Practically, how do we do it?. . . In DC Council: For both primaries and general elections, the DC Board of Elections will add to its ballot the candidates for Maryland Senate, and report the results of this vote to the Maryland Board of Elections, should Maryland consent to receive and include them in its final tally, and the date of the DC primary vote for Senate and House seats will be scheduled to coincide with Maryland's. In Maryland legislature: The State of Maryland will, for both the primaries and general election for US Senate, allow residents of the District of Columbia to stand for office and to vote for candidates and tally their votes into the statewide total, just as if the District were a county within Maryland, and, for the US House of Representatives district apportioned to DC, the Maryland Secretary of State will receive and certify the DC election result from the DC Board of Election. In US Congress: Residents of the District of Columbia are hereby granted Congressional representation through the State of Maryland -- with the District allotted one voting seat in the House of Representatives in the next district reapportionment, and representation in the Senate through the two existing Maryland senate seats.

Chiruvolu's proposal is practical from a legal standpoint. In fact, when a group of us filed the 20 Citizens suit some years back, we raised it as a possible solution along with the statehood. Our case was combined by the court with another extraordinarily weak suit that was designed primarily to undermine our efforts. In rejecting the suits, the court's comments were restricted to the colonial establishment case, so our arguments have never been ruled upon.

As we pointed out, the residents of the federal district voted in either Virginia or Maryland for the first ten years and there was no constitutional basis for canceling that right. It's fun, albeit not realistic, to imagine thousands of DC residents arriving at one Bethesda precinct on election day and demanding the right to vote.

The major problem with Chiruvolo's approach is that - like the DC Vote plan and unlike Sam Jordan's approach - it does nothing to reduce our colonial status. Remember that Algeria had representation in the French Assembly even when it was a full fledged colony on the verge of rebellion.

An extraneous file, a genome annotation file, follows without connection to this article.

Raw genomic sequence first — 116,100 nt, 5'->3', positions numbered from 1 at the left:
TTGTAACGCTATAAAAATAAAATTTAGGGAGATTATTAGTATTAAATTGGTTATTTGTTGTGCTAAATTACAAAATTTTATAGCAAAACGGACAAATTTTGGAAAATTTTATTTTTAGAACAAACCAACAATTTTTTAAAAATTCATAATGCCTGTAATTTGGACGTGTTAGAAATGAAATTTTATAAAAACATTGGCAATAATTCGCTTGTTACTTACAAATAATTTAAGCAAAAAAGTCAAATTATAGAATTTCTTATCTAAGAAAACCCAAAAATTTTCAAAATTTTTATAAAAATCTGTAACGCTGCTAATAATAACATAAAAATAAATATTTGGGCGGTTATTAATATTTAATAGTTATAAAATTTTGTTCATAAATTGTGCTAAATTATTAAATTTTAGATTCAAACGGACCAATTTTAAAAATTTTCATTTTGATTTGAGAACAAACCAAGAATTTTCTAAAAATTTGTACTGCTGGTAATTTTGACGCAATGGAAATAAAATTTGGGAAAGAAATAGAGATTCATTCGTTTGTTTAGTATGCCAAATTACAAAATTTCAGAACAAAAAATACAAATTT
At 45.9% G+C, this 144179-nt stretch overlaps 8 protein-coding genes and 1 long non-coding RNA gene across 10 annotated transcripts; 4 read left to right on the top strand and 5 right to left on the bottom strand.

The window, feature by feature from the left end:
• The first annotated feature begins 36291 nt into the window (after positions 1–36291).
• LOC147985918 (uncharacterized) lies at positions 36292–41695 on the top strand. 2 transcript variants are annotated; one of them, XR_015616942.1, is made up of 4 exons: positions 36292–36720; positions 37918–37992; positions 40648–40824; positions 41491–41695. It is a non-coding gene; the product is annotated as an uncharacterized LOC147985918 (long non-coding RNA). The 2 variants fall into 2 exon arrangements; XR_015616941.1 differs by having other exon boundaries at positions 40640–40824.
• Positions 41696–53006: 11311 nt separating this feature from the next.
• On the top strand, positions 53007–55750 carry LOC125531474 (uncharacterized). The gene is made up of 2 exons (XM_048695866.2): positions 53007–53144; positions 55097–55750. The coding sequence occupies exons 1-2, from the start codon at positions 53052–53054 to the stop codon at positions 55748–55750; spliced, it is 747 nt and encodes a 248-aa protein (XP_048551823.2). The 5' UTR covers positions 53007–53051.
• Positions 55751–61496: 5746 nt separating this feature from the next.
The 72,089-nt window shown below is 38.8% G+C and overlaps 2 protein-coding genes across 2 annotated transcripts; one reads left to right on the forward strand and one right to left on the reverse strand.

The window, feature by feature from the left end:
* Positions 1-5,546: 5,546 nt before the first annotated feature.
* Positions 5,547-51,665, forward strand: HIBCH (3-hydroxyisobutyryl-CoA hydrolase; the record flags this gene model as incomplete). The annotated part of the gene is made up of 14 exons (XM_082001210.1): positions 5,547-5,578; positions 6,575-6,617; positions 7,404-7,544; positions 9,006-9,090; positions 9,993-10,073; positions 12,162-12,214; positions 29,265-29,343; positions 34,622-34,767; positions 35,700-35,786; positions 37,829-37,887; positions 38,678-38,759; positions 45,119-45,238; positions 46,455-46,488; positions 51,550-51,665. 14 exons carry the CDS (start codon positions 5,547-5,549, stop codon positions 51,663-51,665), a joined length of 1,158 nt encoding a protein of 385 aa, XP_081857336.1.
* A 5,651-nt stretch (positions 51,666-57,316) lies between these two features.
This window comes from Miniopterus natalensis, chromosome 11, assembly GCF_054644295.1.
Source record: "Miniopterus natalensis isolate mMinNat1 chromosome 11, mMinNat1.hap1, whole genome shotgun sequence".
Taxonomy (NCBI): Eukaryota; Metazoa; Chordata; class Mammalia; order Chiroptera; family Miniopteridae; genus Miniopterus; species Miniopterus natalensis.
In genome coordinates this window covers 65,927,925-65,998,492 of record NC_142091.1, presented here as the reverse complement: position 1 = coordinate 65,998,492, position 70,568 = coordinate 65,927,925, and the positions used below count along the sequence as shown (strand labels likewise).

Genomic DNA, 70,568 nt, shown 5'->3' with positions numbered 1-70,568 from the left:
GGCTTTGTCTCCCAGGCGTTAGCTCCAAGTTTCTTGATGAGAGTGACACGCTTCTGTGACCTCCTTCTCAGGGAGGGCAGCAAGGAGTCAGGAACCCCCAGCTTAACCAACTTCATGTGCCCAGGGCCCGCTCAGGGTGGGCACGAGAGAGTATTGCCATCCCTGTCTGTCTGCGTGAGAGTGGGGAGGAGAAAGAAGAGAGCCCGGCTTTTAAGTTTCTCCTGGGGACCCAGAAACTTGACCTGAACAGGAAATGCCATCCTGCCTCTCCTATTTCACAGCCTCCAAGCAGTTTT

At 9:09 PM, Blogger Vikram Surya said...


Thanks for your feedback on the DC, Represent! webpage. I encourage your readers to check it out.

I'm so glad to know you felt it was legally viable and sensible enough that you were already fighting for it 20 years ago! Would you be able to locate the language of the complaint you filed and post it to the Web? I think it would valuable to see.

A few further thoughts:

* the key concept in my proposal is that DC Residents ought to have Representation as implied in the Constitution -- two Senators from their State and a Congressman from their District -- no more or less than any other American

* we are legally at the mercy of Congress and Maryland as we have no vote in either, and appeal to them to allow the District to be considered part of Maryland for purposes of Congressional representation only

* this needs to be achieved legislatively as the line of Supreme Court rulings from Reilly v. Lamar in 1805 on to the present day has deferred to Congressional authority is 'to exercise exclusive legislation in all cases whatsoever' concerning the District -- no judge in two centuries has been willing to be seen as doing anything that "legislates from the bench", and counting on that changing now is a poor bet

* Yes We Can get this done now, as we have an incoming President who has also been a professor of Constitutional Law and can grasp the necessity of both legislative remedy and executive leadership on this, and we need to bring this proposal to his attention so we can just get it done

I look forward to your thoughts.

Thanks very much,
Vikram Surya